Energize your taste buds with this deliciously blended mushroom soup that delivers all the umami-flavored health benefits without the ‘shroomy chewy.
Spongy in texture and earthy in flavor, mushrooms have been foraged by humans for 13,000 years all over the world. There are an estimated 10,000 varieties (although only 28% are edible), and they are packed with protein and powerful antioxidants. Yet despite the health benefits, few Americans have integrated fungi into their diet. The average American consumes 222 lbs of meat every year, yet only 3-4 lbs of mushrooms! The result is heightened bodily stress through higher cancer rates, increased obesity, and rampant diabetes.
However, scientists have been pursuing the power of mushrooms by studying their anti-cancer benefits. Their high antioxidant levels are associated with protection from cell damage and the reduction of chronic disease and inflammation. They are also surprisingly low in calories, fat and cholesterol-free while delivering fiber and over a dozen minerals and vitamins. As a result, some entrepreneurs are promoting mushrooms to increase health and stimulate focus, with beverages like mushroom coffee and reishi tea becoming increasingly popular within America's coastal communities.
To ‘shroom or not to ‘shroom?
A common deterrent for Americans from eating more mushrooms is their texture. Mushrooms have a delightful chewiness, and can rot quickly, turning that bouncy umami-scented skin into a smelly slime.
So how can we consume more mushrooms without stomaching the ick-factor?
A deliciously blended mushroom soup!
Power Up with this blended mushroom soup recipe!
Celebrity dietitian Rachel Beller specializes in anti-cancer nutrition, and her book Power Souping has an easy, delicious, umami-filled mushroom soup that allows you to use whichever mushroom varieties you can find. Its called Goddess: Vegan Cream of Mushroom Soup (page 113), and it delivers powerful plant proteins and antioxidants that help prevent cancer and its recurrence.
The ingredients for this soup come down to a couple of aromatics (garlic and leeks), with a couple of cups of chopped mushrooms, and a couple of cups of plant-milk (like almond milk). Its a simple prep-stew-blend recipe that tastes incredible, provides amazing nutrients, and is so low-calorie, you can sip it daily without a shred of guilt!
Which mushrooms will you use?
The recipe is open to you using whichever mushroom varieties you can find. 98% of Americans only consume the white button, the cremini, or the portobello— the most common mushrooms found in stores— which are frankly, all the same mushroom. The white button is an immature portobello, with the cremini (sometimes marketed as the Baby ‘Bello) the middle-child of the same variety. These mushrooms have a robust meaty texture, and are often used alongside savory meat dishes.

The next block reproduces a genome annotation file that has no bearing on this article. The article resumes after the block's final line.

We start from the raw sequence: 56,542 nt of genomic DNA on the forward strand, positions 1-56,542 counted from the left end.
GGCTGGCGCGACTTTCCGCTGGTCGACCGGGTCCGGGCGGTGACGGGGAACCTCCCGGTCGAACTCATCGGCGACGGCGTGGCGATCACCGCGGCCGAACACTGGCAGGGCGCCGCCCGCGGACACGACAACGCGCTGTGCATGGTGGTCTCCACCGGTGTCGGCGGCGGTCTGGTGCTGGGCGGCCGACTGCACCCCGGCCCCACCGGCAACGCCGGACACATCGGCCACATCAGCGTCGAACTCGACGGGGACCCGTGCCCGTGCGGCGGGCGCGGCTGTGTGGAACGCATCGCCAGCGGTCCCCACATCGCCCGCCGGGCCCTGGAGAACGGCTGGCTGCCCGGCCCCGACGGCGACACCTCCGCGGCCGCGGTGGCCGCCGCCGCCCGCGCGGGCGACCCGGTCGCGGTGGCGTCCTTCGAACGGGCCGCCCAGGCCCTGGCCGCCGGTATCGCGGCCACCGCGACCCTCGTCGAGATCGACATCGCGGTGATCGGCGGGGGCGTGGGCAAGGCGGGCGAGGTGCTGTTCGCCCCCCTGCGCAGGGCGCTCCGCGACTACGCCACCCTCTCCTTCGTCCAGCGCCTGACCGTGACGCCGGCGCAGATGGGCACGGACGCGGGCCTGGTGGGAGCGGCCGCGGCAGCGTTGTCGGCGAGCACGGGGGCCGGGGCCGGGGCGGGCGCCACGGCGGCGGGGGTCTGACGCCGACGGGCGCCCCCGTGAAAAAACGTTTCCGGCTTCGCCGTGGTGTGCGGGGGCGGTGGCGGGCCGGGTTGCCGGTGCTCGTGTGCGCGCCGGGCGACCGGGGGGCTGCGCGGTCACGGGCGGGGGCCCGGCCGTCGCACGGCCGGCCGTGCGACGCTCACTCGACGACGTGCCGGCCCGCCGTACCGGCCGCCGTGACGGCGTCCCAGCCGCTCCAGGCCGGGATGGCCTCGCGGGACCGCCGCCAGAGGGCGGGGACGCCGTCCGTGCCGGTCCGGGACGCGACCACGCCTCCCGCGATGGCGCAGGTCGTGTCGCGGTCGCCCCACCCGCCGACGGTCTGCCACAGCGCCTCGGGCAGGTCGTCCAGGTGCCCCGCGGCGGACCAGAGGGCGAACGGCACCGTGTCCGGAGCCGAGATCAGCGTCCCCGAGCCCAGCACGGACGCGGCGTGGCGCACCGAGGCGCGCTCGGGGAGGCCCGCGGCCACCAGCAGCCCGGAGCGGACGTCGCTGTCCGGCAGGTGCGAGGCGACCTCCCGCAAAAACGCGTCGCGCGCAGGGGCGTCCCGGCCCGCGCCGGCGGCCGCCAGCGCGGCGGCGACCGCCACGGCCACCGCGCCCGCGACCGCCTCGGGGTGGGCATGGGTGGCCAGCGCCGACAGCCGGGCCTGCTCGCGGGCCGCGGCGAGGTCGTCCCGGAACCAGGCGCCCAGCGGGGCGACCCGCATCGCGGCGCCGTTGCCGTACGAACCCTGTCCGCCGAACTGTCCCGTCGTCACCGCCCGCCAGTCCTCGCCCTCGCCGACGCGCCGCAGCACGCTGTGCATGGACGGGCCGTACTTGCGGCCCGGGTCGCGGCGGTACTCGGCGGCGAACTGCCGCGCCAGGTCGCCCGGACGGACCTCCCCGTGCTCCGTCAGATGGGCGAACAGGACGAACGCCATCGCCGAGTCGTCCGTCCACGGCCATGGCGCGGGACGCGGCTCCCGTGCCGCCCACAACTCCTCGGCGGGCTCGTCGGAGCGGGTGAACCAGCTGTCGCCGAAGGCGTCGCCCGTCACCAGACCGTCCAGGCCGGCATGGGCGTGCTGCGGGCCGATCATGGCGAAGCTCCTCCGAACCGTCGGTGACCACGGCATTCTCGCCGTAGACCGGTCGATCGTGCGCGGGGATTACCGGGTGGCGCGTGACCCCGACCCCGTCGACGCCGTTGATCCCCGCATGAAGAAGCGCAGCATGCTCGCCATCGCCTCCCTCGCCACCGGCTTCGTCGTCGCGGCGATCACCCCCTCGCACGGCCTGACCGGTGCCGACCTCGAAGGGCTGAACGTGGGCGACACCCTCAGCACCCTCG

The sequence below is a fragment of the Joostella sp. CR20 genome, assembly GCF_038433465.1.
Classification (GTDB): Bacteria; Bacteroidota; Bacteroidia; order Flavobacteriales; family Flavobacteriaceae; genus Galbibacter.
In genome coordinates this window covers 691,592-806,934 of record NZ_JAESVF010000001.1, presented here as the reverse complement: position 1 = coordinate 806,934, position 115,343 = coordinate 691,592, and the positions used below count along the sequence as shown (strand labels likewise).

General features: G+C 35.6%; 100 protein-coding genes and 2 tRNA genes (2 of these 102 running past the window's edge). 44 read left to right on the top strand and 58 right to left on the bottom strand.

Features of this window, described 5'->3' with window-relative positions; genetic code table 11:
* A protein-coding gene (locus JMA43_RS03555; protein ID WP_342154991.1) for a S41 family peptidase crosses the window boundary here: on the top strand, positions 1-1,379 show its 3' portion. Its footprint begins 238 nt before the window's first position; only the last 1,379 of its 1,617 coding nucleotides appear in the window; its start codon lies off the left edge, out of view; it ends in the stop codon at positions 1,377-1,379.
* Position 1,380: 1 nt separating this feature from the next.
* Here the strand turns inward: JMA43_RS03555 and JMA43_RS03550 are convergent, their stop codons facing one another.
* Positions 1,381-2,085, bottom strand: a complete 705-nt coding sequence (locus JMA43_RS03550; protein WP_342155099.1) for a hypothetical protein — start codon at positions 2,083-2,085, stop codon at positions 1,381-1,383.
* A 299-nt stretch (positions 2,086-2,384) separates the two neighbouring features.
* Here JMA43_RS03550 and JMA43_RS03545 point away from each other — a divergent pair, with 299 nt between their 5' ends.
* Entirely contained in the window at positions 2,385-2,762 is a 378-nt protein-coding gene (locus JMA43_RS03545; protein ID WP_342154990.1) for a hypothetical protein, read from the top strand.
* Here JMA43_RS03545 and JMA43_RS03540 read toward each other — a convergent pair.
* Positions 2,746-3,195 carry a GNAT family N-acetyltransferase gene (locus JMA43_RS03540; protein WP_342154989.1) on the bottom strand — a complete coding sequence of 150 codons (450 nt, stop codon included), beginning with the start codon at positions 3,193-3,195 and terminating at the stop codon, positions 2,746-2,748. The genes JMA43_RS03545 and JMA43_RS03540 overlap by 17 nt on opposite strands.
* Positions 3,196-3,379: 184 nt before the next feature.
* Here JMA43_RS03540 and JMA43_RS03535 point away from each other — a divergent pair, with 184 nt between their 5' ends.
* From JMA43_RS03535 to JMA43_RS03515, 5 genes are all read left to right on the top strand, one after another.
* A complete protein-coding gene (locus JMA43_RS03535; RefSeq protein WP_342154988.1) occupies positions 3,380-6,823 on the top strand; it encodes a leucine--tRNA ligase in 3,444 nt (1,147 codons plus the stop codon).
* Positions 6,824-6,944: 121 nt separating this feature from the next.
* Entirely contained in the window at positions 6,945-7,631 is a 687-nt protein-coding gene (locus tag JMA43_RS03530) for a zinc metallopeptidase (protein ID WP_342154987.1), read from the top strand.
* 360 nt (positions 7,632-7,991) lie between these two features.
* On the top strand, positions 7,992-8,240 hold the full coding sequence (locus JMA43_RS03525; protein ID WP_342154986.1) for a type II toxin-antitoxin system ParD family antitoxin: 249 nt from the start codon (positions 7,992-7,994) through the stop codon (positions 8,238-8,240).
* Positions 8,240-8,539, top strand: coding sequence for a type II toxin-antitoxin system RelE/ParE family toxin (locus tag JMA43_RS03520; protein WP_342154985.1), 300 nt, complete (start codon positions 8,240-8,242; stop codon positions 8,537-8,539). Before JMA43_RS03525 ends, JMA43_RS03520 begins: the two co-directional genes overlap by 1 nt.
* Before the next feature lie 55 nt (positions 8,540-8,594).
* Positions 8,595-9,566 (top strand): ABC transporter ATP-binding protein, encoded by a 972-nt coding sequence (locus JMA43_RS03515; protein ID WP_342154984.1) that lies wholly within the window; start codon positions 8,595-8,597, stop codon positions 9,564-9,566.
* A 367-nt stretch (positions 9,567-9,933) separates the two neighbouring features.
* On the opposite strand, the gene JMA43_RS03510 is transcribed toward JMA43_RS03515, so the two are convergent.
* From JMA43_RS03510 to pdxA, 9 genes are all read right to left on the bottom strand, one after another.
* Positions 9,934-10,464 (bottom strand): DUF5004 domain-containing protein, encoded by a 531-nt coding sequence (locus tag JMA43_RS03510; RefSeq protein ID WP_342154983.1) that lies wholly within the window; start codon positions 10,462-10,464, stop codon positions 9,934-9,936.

I was lucky enough to find some shiitake at my local supermarket, which have a distinctive umami flavor and a soft, suede-like texture. Sniff the gills under the umbrella and you’ll find a slightly garlicky, slightly pine aroma.
Porcini mushrooms are plump and meaty with a brown color, and have a woodsy flavor that holds up well with grilled meats and hearty stews.
Chanterelles have a delicate nutty flavor with a hint of pepper, and yellow-orange caps that look beautiful in sautéed dishes.
Morels are coveted in springtime— they are rare and expensive with an intoxicating woodsy, nutty aroma and honeycomb-shaped spores instead of a traditional cap.
Enoki mushrooms are delicate white, and long-stemmed, found often in Asian dishes with a slightly sweet, grape-like flavor.
Oyster mushrooms are also common in Asian dishes, with a velvety texture and a mild flavor. Specialty mushroom mongers may offer grey or lemon oyster mushrooms that have the same flavor profile, but come in different colors offering a beautiful medley, perfect for entertaining.
Hen of the Woods are also known as Maitake mushrooms, and they have a delicate, feathery texture with a bold, nutty flavor that is more intense than a portobello.
Lastly, Wood Ear mushrooms have a light and subtle flavor and, when cooked, take on a firm, crunchy texture with a mild, musty flavor.
There are, of course, a nearly infinite amount of mushrooms available through specialty mushroom farmers, and they are the experts at helping you discover delicious varieties from all over the world.
This recipe is so easy to make, and delicious to sip, it would be fun to experiment with different 'shroomy flavor profiles every time you try it. By blending the ingredients together, you can gain all the advantages of mushroom nutrition while avoiding that distinctive chew that so many Americans reject.
Want more fungi-sci?
Click here to delve into the nutritional science of mushrooms— how they might help prevent cancer, heart disease and diabetes, while boosting our immunity, strengthening our focus, and helping us manage our weight.